Peace Council Pages

Educate, Agitate, Organize

Syracuse Peace Council
924 Burnet Ave., Syracuse, NY 13203
(315) 472-5478
OFFICE HOURS: Mon.-Fri. 10 am - 5 pm
Staff Email Addresses:
Andy Mager
Carol Baum
Jessica Maxwell

The Election – Don’t Mourn, Organize

compiled by Carol Baum

Many hundreds of Central New Yorkers participated in SPC’s Bush Must Go! campaign, working hard to oust Mr. Bush from the White House. The day after the election found most of us outraged, angry, disappointed, frustrated and despairing. But even before the day ended, many voices were calling for resistance and renewed energy, recognizing that there is much work to be done and that the world is worth it.

We wondered if anyone would come to SPC’s November volunteer orientation, held just one week after the election. A near-record number attended, ready to get to work.
SPC staff
Carol Baum, Andy Mager, Jessica Maxwell, Paul Pearce (SPC Press/TV)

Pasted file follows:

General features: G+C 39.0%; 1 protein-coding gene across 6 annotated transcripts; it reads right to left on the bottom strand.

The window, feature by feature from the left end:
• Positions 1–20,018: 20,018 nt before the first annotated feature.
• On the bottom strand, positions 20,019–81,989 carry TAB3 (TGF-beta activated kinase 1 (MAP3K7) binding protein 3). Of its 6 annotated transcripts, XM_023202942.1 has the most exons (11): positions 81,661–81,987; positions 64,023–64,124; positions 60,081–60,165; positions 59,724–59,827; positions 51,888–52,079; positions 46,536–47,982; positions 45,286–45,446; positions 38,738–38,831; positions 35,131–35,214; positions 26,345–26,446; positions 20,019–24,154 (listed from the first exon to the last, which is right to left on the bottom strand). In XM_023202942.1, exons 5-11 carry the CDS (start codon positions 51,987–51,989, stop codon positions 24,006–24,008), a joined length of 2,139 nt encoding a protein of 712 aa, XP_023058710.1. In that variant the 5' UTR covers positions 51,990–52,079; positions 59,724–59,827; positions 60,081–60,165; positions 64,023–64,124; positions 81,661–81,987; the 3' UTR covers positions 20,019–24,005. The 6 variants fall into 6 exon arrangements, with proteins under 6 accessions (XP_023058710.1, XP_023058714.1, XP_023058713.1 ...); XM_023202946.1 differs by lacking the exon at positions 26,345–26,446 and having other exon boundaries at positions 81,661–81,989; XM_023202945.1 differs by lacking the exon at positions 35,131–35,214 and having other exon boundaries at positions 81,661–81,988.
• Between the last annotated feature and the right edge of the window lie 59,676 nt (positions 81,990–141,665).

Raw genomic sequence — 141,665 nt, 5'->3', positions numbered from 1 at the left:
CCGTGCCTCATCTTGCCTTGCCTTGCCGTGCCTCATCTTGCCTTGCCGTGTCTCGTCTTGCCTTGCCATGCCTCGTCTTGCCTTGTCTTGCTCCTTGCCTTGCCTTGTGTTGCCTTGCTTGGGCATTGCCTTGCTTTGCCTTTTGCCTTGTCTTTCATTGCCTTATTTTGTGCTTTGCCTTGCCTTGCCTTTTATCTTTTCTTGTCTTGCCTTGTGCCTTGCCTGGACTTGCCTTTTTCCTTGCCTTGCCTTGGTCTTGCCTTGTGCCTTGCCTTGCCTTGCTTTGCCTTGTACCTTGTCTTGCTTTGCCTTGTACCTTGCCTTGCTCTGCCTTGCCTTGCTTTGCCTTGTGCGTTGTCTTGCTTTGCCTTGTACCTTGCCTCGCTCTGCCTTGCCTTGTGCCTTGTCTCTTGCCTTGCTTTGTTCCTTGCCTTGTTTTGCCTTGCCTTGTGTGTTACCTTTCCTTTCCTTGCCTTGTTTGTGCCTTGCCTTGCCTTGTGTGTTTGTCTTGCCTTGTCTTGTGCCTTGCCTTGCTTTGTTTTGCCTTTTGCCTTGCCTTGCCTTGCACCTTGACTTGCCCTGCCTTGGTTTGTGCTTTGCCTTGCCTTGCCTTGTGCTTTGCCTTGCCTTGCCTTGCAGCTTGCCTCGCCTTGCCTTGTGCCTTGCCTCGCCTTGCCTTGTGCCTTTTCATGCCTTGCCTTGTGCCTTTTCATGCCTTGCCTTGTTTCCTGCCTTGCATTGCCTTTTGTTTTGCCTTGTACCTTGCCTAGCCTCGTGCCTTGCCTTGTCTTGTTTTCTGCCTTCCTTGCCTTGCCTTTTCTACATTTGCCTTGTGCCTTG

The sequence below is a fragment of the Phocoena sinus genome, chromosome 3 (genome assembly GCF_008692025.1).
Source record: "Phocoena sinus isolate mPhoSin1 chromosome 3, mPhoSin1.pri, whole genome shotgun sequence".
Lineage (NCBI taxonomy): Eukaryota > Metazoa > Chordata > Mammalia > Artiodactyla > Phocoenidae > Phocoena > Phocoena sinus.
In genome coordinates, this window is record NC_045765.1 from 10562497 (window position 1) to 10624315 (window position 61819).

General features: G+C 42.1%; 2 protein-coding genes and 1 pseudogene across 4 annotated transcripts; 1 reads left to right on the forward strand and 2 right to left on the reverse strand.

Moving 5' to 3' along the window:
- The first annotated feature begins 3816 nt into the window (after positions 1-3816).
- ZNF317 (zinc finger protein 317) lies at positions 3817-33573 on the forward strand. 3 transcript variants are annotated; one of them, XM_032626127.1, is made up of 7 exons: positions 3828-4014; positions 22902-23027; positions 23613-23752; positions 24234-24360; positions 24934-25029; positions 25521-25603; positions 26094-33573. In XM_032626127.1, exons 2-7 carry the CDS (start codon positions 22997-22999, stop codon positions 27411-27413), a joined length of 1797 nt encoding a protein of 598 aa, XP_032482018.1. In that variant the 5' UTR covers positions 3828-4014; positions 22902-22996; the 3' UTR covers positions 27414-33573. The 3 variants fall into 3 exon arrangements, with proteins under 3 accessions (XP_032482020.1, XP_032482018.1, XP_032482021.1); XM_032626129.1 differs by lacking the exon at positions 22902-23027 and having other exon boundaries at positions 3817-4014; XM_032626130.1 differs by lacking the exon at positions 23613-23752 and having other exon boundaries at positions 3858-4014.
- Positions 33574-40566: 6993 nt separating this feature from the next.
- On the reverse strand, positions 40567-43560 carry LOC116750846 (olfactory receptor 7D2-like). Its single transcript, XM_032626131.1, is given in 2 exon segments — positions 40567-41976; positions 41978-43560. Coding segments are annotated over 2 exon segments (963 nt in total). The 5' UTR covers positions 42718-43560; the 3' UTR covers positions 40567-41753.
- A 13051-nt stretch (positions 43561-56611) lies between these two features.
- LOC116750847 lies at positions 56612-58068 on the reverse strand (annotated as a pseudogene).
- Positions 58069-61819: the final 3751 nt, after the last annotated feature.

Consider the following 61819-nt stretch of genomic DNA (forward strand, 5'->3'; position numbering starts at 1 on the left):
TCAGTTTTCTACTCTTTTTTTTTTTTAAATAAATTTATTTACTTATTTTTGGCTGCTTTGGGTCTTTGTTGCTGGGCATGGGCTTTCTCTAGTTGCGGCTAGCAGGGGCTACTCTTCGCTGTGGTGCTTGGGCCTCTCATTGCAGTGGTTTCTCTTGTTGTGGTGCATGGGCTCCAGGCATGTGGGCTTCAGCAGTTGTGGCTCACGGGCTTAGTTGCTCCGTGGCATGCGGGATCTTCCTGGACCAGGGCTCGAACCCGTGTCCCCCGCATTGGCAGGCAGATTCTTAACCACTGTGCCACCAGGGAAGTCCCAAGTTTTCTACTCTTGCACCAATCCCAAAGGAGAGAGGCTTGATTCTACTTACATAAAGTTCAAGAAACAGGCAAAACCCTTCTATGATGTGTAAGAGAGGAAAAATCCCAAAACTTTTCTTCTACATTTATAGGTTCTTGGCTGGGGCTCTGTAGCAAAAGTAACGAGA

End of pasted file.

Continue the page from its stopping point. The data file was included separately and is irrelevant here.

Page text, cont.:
SPC steering Committee
Carol Baum, Gary Bonaparte, Dik Cool, Roxanne Hill, Doug Igelsrud, Rae Kramer, Andy Mager, Jessica Maxwell, Emily Moeller, Beth Mosley, Tina Musa, Shirley Novak, Nick Poulos, Carole Resnick, Ann Tiffany

Peace Newsletter Committee
Andy Mager (coordinator), Ed Kinane, Rae Kramer, Donna Muhs-McCarten, Sara Smits. Calendar: Angela Manciocchi. Layout: Derek Currie, Andy Mager

The Syracuse Peace Council survived the Japanese bombing of Pearl Harbor, the McCarthy era, the Reagan years and more. We will continue because people are ready to stand up for the values that we hold dear, even in the most difficult of times.

Although Bush did not “go,” we did accomplish our other two primary campaign goals: we helped educate people locally on issues linked to the presidential election, and built a stronger grassroots movement for peace and social justice.

The Bush Must Go! Campaign: What SPC Did
Our campaign consisted of making Bush Must Go! visible locally; educating and agitating around five issue-oriented phases (including one just underway, see Building Real Democracy below); and other related activities.